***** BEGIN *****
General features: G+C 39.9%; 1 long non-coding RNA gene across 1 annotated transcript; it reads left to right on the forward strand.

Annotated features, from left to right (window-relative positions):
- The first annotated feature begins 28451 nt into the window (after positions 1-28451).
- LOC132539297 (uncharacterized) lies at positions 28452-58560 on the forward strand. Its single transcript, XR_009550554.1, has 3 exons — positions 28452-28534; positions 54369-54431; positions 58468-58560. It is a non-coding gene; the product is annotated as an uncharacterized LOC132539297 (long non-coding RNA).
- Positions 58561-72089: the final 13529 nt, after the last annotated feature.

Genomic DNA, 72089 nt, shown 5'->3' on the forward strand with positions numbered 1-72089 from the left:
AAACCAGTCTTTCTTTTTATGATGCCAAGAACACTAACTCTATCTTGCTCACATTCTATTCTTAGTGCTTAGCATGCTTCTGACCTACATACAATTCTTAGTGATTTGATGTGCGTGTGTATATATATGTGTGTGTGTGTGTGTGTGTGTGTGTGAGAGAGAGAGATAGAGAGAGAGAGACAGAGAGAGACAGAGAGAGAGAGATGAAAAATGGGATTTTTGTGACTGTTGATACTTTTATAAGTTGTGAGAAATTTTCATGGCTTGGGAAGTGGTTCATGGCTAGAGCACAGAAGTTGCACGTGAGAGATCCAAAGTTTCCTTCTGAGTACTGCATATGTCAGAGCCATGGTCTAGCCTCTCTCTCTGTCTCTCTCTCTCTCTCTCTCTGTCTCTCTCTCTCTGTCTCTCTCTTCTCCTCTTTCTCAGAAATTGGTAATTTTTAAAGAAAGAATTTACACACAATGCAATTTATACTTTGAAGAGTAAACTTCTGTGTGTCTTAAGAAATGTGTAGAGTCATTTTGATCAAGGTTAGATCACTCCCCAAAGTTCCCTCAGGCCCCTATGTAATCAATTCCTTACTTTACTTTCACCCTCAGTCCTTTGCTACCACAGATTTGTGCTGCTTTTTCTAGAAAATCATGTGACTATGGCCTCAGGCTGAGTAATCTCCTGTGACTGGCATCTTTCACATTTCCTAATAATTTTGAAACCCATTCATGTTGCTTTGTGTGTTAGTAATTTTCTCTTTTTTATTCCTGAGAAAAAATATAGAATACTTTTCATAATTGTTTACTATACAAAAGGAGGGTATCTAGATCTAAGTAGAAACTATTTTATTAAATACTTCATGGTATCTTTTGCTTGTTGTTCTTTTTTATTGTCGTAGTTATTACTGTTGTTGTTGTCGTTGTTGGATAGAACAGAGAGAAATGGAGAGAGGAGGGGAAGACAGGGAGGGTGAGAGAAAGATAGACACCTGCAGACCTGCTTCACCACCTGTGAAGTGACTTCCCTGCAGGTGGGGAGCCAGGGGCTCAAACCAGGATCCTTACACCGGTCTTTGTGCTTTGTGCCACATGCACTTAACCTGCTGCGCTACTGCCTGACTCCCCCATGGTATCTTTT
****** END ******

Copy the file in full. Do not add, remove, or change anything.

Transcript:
General features: G+C 39.9%; 1 long non-coding RNA gene across 1 annotated transcript; it reads left to right on the forward strand.

Annotated features, from left to right (window-relative positions):
- The first annotated feature begins 28451 nt into the window (after positions 1-28451).
- LOC132539297 (uncharacterized) lies at positions 28452-58560 on the forward strand. Its single transcript, XR_009550554.1, has 3 exons — positions 28452-28534; positions 54369-54431; positions 58468-58560. It is a non-coding gene; the product is annotated as an uncharacterized LOC132539297 (long non-coding RNA).
- Positions 58561-72089: the final 13529 nt, after the last annotated feature.

Genomic DNA, 72089 nt, shown 5'->3' on the forward strand with positions numbered 1-72089 from the left:
AAACCAGTCTTTCTTTTTATGATGCCAAGAACACTAACTCTATCTTGCTCACATTCTATTCTTAGTGCTTAGCATGCTTCTGACCTACATACAATTCTTAGTGATTTGATGTGCGTGTGTATATATATGTGTGTGTGTGTGTGTGTGTGTGTGTGAGAGAGAGAGATAGAGAGAGAGAGACAGAGAGAGACAGAGAGAGAGAGATGAAAAATGGGATTTTTGTGACTGTTGATACTTTTATAAGTTGTGAGAAATTTTCATGGCTTGGGAAGTGGTTCATGGCTAGAGCACAGAAGTTGCACGTGAGAGATCCAAAGTTTCCTTCTGAGTACTGCATATGTCAGAGCCATGGTCTAGCCTCTCTCTCTGTCTCTCTCTCTCTCTCTCTCTGTCTCTCTCTCTCTGTCTCTCTCTTCTCCTCTTTCTCAGAAATTGGTAATTTTTAAAGAAAGAATTTACACACAATGCAATTTATACTTTGAAGAGTAAACTTCTGTGTGTCTTAAGAAATGTGTAGAGTCATTTTGATCAAGGTTAGATCACTCCCCAAAGTTCCCTCAGGCCCCTATGTAATCAATTCCTTACTTTACTTTCACCCTCAGTCCTTTGCTACCACAGATTTGTGCTGCTTTTTCTAGAAAATCATGTGACTATGGCCTCAGGCTGAGTAATCTCCTGTGACTGGCATCTTTCACATTTCCTAATAATTTTGAAACCCATTCATGTTGCTTTGTGTGTTAGTAATTTTCTCTTTTTTATTCCTGAGAAAAAATATAGAATACTTTTCATAATTGTTTACTATACAAAAGGAGGGTATCTAGATCTAAGTAGAAACTATTTTATTAAATACTTCATGGTATCTTTTGCTTGTTGTTCTTTTTTATTGTCGTAGTTATTACTGTTGTTGTTGTCGTTGTTGGATAGAACAGAGAGAAATGGAGAGAGGAGGGGAAGACAGGGAGGGTGAGAGAAAGATAGACACCTGCAGACCTGCTTCACCACCTGTGAAGTGACTTCCCTGCAGGTGGGGAGCCAGGGGCTCAAACCAGGATCCTTACACCGGTCTTTGTGCTTTGTGCCACATGCACTTAACCTGCTGCGCTACTGCCTGACTCCCCCATGGTATCTTTT